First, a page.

To further disentangle the effect of axial dependence and the transition to the ultimate regime we show the loss of axial dependence characterized by a special spread measure as a function of the driving in figure 5. is defined as , with , the mid-gap, defined as , the arithmetic mean of the inner and outer cylinder radii. When measuring the axial spread, the velocity is averaged in time, and azimuthally, as the flow is homogeneous in the azimuthal direction. As stated previously, for co-rotating cylinders, the axial dependence disappears for low drivings corresponding to those in the transitional regime, and associated to the appearance of the “wavelet” states. For counter-rotating cylinders, a sharp jump in can be noticed. This is due to being measured at the mid-cylinder . For low drivings, is located in the Rayleigh-stable zones, and the flow is mixed better. As the driving increases, turbulence from the inner cylinder pushes the neutral surface, which divides the stable and unstable zones further towards the outer cylinder. As a consequence of this pushing, is no longer in the Rayleigh-stable zone, but instead in the Rayleigh-unstable zone. This zone is dominated by large-scale structures. This makes the axial dependence increase and provides more evidence that the vanishing of the Taylor-rolls is only coincidental with the transition to the ultimate regime for pure inner cylinder rotation.
As mentioned previously, the value of , and thus of the border between the CWCR and the SCR regimes depends on . This is summarized in figure 6, which shows the approximate division between the different flow regimes explored in this paper in both the and the parameter spaces, both for . , and thus the division between the regims can be seen to saturate for , when driving is large enough, and the mean profile at is completely flat.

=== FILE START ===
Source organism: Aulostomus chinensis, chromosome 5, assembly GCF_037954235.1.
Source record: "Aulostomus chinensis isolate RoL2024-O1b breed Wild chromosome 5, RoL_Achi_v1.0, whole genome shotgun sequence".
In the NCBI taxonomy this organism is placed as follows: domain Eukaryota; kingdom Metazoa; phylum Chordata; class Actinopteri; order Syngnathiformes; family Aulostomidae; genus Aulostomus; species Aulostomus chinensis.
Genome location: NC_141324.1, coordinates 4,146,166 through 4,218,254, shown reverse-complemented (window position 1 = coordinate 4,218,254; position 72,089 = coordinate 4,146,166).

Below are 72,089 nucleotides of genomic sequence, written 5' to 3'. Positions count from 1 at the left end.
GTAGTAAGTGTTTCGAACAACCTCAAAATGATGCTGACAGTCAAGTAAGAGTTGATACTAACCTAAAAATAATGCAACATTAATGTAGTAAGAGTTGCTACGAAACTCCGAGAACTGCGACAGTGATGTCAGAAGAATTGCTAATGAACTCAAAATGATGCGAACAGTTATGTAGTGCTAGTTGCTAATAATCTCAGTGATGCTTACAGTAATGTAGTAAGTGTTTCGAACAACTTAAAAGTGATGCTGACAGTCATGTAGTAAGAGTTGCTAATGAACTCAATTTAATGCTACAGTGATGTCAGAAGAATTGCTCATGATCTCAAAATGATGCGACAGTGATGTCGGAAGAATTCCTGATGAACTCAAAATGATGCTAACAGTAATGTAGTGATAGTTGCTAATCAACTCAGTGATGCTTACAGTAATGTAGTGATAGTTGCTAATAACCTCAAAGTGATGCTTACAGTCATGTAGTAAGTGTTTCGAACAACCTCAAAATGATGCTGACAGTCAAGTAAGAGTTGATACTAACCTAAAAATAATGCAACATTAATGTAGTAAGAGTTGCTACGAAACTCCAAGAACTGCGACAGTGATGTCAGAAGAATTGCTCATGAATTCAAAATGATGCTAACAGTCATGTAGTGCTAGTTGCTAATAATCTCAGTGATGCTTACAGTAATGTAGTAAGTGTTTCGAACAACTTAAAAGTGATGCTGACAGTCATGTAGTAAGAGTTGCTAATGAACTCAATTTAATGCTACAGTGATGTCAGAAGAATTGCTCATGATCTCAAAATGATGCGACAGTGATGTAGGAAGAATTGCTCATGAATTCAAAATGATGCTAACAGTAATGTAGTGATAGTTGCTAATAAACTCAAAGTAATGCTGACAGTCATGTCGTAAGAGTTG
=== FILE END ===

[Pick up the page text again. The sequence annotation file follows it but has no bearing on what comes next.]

Finally, to further justify the division of the flow into the CWCR and the SCR regimes with decreasing inverse Rossby number , we can quantify the distribution of Rayleigh-stable and unstable zones as a function of . This is done by looking at the PDF of , i.e. the collection of points outlining the neutral surface . This is, the border between Rayleigh-stable outer gap range and the Rayleigh-unstable inner gap parts, and given as the points for which in the laboratory (non-rotating) frame. For counter-rotating cylinders, the neutral surface defines the instantaneous border between Rayleigh-stable and Rayleigh-unstable zones. For co-rotating cylinders, the neutral line does not exist, and the whole flow is either Rayleigh-stable or Rayleigh-unstable. In principle, the neutral surface might be fragmented, and thus the position of multivalued. However, this is usually not the case. When taking the ensemble, all values are considered, as this does not change the PDFs significantly.